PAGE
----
Field Trip to the Roller Rink

I’ve said this before, and I’ll say it again:  I hate field trips.

But I love my students, and they love field trips, so I make sure to take them on three or four a year.

The rule is, though, that I get to choose where we go. And if I want to visit a greasy bowling alley that reeks of stale beer and broken dreams?  Then guess what, kids?  We’re going bowling!

A few of them were upset when I stopped doing the traditional, annual boring field trip to our state’s capitol building and decided instead to take them to the local roller rink for the morning so I could sit at a table and drink coffee while they skated the limbo and played red light green light. They felt comfortable voicing their dismay because for some reason awhile back we stopped teaching that children should be seen and not heard.

“Wheatzie!” they grumbled. “We really wanted to go to the capitol!”

“Awwww, I’m sorry,” I replied.  “But you know what’ll make you feel better?  Stuffing those feelings of disappointment deep down inside of you, where feelings belong.”

They looked at me suspiciously; they had a hunch that this was bad advice.

“Until you get home this evening, of course.  And then tell your parents all about them and you can all complain about me behind my back.”

This seemed to mollify them.  They shrugged, nodded, and went about their day, looking forward to going home and commiserating with their parents about my bad choices and crappy field trips.

One of my 5th graders approached me the day I announced where we were going for our field trip.  Ugh,” he said, his voice heavy with disappointment, “I don’t want to go to the skating rink.”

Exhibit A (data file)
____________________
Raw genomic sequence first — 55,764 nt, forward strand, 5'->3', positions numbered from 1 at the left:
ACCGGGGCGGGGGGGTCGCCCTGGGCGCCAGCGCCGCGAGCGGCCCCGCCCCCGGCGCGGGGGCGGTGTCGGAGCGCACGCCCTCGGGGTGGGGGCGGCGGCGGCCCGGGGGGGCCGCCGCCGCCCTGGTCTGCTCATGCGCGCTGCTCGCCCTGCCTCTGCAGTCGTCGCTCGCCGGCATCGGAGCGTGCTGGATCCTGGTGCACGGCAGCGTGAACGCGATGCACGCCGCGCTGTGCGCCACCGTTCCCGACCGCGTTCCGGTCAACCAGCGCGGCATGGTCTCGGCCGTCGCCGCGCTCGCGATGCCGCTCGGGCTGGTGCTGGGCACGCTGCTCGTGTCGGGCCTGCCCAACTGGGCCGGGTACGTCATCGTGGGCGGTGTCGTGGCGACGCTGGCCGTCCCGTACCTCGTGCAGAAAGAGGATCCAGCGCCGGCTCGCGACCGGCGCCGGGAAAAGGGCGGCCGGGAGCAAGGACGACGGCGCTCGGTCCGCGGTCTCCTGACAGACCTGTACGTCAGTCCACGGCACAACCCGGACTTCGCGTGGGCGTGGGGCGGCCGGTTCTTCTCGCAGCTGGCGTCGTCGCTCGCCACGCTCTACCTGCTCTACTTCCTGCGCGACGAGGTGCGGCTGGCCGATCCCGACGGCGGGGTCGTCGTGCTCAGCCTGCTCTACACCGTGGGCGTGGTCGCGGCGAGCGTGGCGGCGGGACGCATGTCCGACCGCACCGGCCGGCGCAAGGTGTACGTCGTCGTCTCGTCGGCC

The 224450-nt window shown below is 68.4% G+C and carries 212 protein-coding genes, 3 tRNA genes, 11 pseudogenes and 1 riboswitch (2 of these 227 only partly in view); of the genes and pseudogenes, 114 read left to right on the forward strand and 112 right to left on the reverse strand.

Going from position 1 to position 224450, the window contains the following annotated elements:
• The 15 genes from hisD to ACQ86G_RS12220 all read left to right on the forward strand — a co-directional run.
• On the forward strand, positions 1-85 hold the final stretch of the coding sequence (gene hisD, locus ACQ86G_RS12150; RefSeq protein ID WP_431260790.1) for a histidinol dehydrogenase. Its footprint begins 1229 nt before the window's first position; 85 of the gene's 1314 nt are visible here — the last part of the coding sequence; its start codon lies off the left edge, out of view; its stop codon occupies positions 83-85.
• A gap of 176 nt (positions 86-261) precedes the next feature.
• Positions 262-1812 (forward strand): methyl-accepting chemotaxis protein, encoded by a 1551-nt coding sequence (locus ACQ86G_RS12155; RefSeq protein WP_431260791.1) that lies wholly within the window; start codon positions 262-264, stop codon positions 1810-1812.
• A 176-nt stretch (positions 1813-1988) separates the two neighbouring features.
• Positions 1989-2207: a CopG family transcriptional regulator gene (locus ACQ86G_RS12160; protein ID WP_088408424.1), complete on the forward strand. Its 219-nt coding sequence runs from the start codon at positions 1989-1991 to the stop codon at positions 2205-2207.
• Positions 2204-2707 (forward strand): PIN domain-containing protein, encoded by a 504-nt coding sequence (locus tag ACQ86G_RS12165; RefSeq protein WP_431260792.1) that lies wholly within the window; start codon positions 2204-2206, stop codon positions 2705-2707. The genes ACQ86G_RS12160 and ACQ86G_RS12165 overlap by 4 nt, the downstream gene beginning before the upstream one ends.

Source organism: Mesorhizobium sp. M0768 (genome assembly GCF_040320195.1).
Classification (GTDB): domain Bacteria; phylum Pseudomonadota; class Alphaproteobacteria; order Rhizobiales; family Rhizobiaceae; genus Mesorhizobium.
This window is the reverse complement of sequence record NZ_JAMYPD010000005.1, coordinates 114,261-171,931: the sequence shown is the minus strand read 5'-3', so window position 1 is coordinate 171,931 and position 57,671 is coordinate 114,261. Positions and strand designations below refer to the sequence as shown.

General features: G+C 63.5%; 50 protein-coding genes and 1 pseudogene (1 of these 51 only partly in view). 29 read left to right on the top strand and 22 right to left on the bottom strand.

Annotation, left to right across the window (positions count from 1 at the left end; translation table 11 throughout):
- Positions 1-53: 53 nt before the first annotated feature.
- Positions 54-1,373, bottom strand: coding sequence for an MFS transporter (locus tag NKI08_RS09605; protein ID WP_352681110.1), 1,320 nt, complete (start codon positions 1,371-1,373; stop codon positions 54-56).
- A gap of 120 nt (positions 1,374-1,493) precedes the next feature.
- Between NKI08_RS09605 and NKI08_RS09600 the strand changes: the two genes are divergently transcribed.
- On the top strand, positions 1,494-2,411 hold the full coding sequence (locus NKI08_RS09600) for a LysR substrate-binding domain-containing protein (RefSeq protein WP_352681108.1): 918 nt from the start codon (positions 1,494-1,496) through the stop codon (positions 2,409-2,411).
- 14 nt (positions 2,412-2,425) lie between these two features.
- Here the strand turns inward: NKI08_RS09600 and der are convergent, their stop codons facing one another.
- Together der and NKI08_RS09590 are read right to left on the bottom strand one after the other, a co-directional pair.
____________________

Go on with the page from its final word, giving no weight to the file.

“Listen, Brock,” I said, hand on my hip, “I’ve stopped trying to make you happy. I could tell you that I’m taking you all out for recess and ice cream every Monday from 1-3 PM for the rest of the school year, and you’d find a way to be unhappy with that, too.”

One of the kids whose desk is in close proximity to mine had been listening.  “But Wheatzie, you DID do that one time. Remember when Janie took first place in that art competition, and part of what she won was ice cream for the whole class?  So you took us outside for an extra recess to eat them and play, and Brock said he didn't want to go out because—“

“But I HATE sherbet!” Brock interrupted, both of us realizing at the same time exactly where the story was going.

“SEE?!” I said, my point proven because this actually had happened.

But if there’s one thing people closest to me know, it’s that I’m always right.  Some find my confidence in myself frustrating, even annoying.  But I don’t care because they’re wrong and I’m right.

And once again, I was right: The field trip was amazing.  The kids were sweaty, spent, and all smiles as they tumbled out of the dark skating rink back into the sunshine of the day to pile into cars and ride back to school.  Parents were complimenting me, too. “That was a great workout for them—they’ll sleep well tonight!  What a great idea for a field trip, Wheatzie!”

Yeah, I know.

And all afternoon after we got back to school, I heard this sentence on repeat: “That was the best field trip we’ve ever had, Wheatzie!”

Yeah, I know.

I don’t know when they’re going to start letting me rule the world, but the sooner, the better.



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